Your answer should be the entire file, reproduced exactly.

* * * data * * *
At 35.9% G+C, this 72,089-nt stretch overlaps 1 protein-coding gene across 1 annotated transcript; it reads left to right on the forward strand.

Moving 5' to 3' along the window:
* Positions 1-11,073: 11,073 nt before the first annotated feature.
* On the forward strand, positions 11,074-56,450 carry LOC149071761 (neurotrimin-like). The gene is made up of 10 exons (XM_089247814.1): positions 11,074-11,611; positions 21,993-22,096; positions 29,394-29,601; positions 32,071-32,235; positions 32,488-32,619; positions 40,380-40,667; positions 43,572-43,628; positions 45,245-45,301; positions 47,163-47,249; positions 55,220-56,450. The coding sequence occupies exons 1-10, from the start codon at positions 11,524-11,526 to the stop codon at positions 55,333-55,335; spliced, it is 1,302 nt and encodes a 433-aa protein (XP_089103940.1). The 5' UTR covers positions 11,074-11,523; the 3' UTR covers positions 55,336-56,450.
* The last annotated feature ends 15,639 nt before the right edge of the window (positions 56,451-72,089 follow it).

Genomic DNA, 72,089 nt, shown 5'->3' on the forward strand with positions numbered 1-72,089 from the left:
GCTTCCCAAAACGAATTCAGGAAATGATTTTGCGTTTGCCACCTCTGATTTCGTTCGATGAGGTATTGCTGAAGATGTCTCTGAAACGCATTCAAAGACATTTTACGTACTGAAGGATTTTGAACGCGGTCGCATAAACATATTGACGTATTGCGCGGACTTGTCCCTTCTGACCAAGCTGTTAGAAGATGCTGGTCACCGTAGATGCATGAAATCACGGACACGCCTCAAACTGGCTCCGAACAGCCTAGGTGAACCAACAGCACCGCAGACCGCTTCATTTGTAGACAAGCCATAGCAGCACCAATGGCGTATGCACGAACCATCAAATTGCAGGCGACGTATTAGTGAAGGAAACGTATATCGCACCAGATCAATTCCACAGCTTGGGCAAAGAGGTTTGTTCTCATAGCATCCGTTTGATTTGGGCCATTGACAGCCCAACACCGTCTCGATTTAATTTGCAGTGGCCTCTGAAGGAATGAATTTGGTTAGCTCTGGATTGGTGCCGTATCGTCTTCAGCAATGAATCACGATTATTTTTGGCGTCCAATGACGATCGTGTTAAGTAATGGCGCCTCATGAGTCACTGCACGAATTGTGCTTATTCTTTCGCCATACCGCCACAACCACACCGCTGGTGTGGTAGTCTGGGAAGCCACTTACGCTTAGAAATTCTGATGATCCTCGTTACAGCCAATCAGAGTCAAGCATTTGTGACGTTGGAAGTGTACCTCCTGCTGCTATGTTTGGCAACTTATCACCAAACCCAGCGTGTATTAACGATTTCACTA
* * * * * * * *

At 35.9% G+C, this 72,089-nt stretch overlaps 1 protein-coding gene across 1 annotated transcript; it reads left to right on the forward strand.

Moving 5' to 3' along the window:
* Positions 1-11,073: 11,073 nt before the first annotated feature.
* On the forward strand, positions 11,074-56,450 carry LOC149071761 (neurotrimin-like). The gene is made up of 10 exons (XM_089247814.1): positions 11,074-11,611; positions 21,993-22,096; positions 29,394-29,601; positions 32,071-32,235; positions 32,488-32,619; positions 40,380-40,667; positions 43,572-43,628; positions 45,245-45,301; positions 47,163-47,249; positions 55,220-56,450. The coding sequence occupies exons 1-10, from the start codon at positions 11,524-11,526 to the stop codon at positions 55,333-55,335; spliced, it is 1,302 nt and encodes a 433-aa protein (XP_089103940.1). The 5' UTR covers positions 11,074-11,523; the 3' UTR covers positions 55,336-56,450.
* The last annotated feature ends 15,639 nt before the right edge of the window (positions 56,451-72,089 follow it).

Genomic DNA, 72,089 nt, shown 5'->3' on the forward strand with positions numbered 1-72,089 from the left:
GCTTCCCAAAACGAATTCAGGAAATGATTTTGCGTTTGCCACCTCTGATTTCGTTCGATGAGGTATTGCTGAAGATGTCTCTGAAACGCATTCAAAGACATTTTACGTACTGAAGGATTTTGAACGCGGTCGCATAAACATATTGACGTATTGCGCGGACTTGTCCCTTCTGACCAAGCTGTTAGAAGATGCTGGTCACCGTAGATGCATGAAATCACGGACACGCCTCAAACTGGCTCCGAACAGCCTAGGTGAACCAACAGCACCGCAGACCGCTTCATTTGTAGACAAGCCATAGCAGCACCAATGGCGTATGCACGAACCATCAAATTGCAGGCGACGTATTAGTGAAGGAAACGTATATCGCACCAGATCAATTCCACAGCTTGGGCAAAGAGGTTTGTTCTCATAGCATCCGTTTGATTTGGGCCATTGACAGCCCAACACCGTCTCGATTTAATTTGCAGTGGCCTCTGAAGGAATGAATTTGGTTAGCTCTGGATTGGTGCCGTATCGTCTTCAGCAATGAATCACGATTATTTTTGGCGTCCAATGACGATCGTGTTAAGTAATGGCGCCTCATGAGTCACTGCACGAATTGTGCTTATTCTTTCGCCATACCGCCACAACCACACCGCTGGTGTGGTAGTCTGGGAAGCCACTTACGCTTAGAAATTCTGATGATCCTCGTTACAGCCAATCAGAGTCAAGCATTTGTGACGTTGGAAGTGTACCTCCTGCTGCTATGTTTGGCAACTTATCACCAAACCCAGCGTGTATTAACGATTTCACTA